Katchie Ananda | Doing Time, Doing Anusara Yoga

image credit: Carmen Alvarez


Katchie Ananda is an internationally recognized, certified Anusara yoga teacher whose leadership in yoga and social change prompted Yoga Journal to name her one of five top yoga teachers making change in the world. She is the co-founder of Yoga Sangha, now Yoga Kula, a studio in San Francisco renowned for its commitment to “Spiritual Activation,” and Anusara yoga. Deeply inspired by her teacher and mentor, Jack Kornfield, Katchie is an avid practitioner of Vipassana Meditation and lives in the San Francisco Bay Area, California, where she is committed to raising awareness about the interconnectedness of life.

San Quentin sits on the north side of the San Francisco Bay. On a drive across the Richmond Bridge you can see a corner of it pushing out beyond the hills. The list of current and former inmates reads like a who’s who of America’s Most Wanted: Scott Peterson, Charles Manson, “the Night Stalker,” Richard Ramierz, Richard Allen Davis. Men folks gave up on long ago, long before they got to be men. Just reading the list of names lends a heaviness to your heart suggesting a long cycle of revenge, anger, violence, pain, anguish that it seems only a miracle would stop.

And Katchie Ananda, a well-known, local yoga teacher who seems to have a least a portion of that miracle in her back pocket, wants to get back in. It’s been a year since she was able to teach to the inmates there. “I still have my brown card,” she told me. “The wardens changed, and we haven’t been able to go back,” she said. You can hear how much it means for her to be there. And through that how much of a difference it makes for the men who live there.

Teaching yoga in prison shakes up the image of yoga being for young, white women with perfect bodies, fabulous hair, and sunny, bright leotards. But as Katchie told Yogi Times a few years back, “Yoga is not just for thin, young, flexible women. Yoga is for everyone.” And she means it.

Yoga is more than a way to keep fit. It’s truly a spiritual practice, which is the way Katchie learned it. Following her years as a dancer in Switzerland and Brazil, she followed yoga as a practice. And she brings it to everyone as a way to build community, as a way to help folks see themselves, their potential, and their purpose–all of which lends to moving us toward a more just society. After all, we have to start with ourselves if we want anything to change. Still, I was startled a few years ago when I heard she taught in San Quentin. San Quentin a maximum security prison in which there are all manner of prisoners.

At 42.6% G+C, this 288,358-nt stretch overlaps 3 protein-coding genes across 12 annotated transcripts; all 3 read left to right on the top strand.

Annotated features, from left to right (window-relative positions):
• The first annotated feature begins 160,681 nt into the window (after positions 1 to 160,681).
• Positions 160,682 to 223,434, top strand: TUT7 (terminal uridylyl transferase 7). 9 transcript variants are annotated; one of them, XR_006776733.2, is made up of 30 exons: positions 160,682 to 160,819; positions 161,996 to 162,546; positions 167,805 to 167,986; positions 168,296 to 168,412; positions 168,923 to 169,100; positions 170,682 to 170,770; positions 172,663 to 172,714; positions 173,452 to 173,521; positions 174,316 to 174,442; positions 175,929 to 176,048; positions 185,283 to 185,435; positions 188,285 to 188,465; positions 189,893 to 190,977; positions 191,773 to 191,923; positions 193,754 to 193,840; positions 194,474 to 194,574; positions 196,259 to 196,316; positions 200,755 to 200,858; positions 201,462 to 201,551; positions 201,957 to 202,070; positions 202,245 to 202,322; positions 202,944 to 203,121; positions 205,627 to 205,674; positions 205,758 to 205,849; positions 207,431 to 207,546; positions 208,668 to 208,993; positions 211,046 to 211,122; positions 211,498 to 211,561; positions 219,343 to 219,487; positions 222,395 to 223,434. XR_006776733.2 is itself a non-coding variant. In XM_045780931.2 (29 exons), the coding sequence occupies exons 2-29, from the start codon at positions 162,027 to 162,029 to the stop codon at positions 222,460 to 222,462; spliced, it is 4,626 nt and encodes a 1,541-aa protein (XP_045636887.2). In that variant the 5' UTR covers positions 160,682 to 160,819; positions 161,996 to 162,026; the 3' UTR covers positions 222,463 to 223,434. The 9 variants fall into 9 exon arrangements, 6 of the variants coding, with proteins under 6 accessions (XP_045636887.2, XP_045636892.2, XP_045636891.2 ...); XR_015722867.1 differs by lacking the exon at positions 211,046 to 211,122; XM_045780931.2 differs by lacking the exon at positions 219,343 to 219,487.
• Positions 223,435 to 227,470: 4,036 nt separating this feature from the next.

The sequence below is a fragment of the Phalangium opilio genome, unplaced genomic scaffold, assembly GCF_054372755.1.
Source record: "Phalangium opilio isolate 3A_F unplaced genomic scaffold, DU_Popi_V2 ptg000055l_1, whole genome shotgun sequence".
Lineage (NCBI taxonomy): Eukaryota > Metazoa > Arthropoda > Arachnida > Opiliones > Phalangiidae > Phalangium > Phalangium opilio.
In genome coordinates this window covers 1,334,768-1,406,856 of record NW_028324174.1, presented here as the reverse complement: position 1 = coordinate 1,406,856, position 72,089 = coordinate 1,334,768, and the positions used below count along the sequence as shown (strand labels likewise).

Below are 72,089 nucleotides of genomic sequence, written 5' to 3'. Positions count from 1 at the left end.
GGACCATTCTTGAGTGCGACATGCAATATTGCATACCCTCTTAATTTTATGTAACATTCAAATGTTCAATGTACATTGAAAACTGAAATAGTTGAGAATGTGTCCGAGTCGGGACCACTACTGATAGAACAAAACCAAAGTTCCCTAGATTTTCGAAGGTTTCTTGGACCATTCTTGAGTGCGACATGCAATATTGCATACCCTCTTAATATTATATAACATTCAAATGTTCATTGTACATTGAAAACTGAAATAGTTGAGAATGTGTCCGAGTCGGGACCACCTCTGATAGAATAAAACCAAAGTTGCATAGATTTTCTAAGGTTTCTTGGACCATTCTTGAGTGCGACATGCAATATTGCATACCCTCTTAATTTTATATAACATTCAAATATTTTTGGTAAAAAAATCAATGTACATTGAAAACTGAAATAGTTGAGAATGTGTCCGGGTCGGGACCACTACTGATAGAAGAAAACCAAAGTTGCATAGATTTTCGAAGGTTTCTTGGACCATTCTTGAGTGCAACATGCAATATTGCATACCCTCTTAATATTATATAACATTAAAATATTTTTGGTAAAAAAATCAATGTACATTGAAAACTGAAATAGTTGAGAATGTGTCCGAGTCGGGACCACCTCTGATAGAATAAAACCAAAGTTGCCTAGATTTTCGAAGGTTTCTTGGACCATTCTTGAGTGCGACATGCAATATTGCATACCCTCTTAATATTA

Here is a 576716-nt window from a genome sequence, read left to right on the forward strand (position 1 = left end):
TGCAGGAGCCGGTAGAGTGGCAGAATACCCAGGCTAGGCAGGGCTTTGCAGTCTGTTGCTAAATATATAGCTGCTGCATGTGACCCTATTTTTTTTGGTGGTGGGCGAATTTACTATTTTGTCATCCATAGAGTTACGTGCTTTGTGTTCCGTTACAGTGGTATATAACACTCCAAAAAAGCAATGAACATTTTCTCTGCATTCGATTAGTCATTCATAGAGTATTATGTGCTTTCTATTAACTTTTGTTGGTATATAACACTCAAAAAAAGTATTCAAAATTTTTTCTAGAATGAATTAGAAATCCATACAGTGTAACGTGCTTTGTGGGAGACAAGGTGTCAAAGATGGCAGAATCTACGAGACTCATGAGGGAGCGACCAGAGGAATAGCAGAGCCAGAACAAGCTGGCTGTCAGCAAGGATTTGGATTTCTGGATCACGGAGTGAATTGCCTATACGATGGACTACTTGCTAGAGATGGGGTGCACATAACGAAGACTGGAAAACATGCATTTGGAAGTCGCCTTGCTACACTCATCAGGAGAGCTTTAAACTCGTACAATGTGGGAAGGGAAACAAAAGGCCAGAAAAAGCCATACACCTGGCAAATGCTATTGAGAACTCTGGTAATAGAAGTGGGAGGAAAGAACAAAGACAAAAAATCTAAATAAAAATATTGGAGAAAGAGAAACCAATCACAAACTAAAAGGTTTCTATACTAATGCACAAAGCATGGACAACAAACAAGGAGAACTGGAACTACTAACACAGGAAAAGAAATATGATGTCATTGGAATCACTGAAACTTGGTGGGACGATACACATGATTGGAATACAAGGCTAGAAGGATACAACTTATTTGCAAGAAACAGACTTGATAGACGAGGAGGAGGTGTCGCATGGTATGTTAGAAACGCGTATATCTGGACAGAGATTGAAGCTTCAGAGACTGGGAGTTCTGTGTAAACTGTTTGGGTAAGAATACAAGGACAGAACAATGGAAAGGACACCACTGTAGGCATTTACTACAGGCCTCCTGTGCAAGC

So I asked her: “What made you decide to go into prison and do yoga, and why do you stick with it?” She said, “It’s my way of giving back to society. To me, it has always seemed particularly important to give people another chance, and where better to do that then in places where some of us have been locked away and had the keys thrown out?

“The old [Eastern] scriptures are full of accounts of men who lived a life of crime and then turned around and became saints. The Tibetans’ most important saint, Milarepa, was a murderer and created mayhem before he renounced his way and became a follower of the Dharma.By helping those in prison redeem themselves, we really get to redeem ourselves. We all need second chances.

I would think that the Dharma can be very significant for people who have little hope. Our society has a tendency to focus on punishment without the possibility of redemption, and I believe that is a tragic mistake. We all make mistakes and it is important for us to learn from them and be able to move on and make a difference with our life.”

Ironically San Quentin itself is named after a prisoner, not a saint as so many of the cities around the Bay are: San Francisco, Santa Rosa, Santa Clara, San Ramon, San José, San Rafael… “The land on which it is situated, Point Quentin, is named after a Coast Miwok warrior named Quentín, fighting under Chief Marin, who was taken prisoner at that place.”

And so, this is where Katchie comes to do the work of bringing heartfelt redemption to those who so many people have forgotten. She works on helping each of them recall that they matter and can still, from this distant place, influence others–both their loved ones and those with whom they’re in community.

I was curious about the connection between yoga and activism that Katchie often makes. If you look at the articles on her Web site or even if you’ve gone to one her classes–which are unlike any other yoga class you’ve attended, guaranteed–you notice that the connection between yoga and social change is often made.

Katchie, teaches yoga and at the same time teaches you about you, about your beliefs, the things you’re holding onto deep inside that you’ve always promised yourself you’d let go of. She is a master at encouraging all levels of students and has a welcoming energy that invites community to grow right where she is. Through her presence, and the the truth she offers while she teaches this incredibly ancient practice, there is the activism. And going beyond that, making the stuff of it more obvious for folks who just can’t quite see it, in the past she offered something called the Spiritual Activation Series in 2007. Guest speakers (Julia Butterfly Hill, Evon Peters, angel Kyodo williams, etc.) came to speak to folks who’d just participated in a yoga class. The idea was to connect body, heart, and spirit.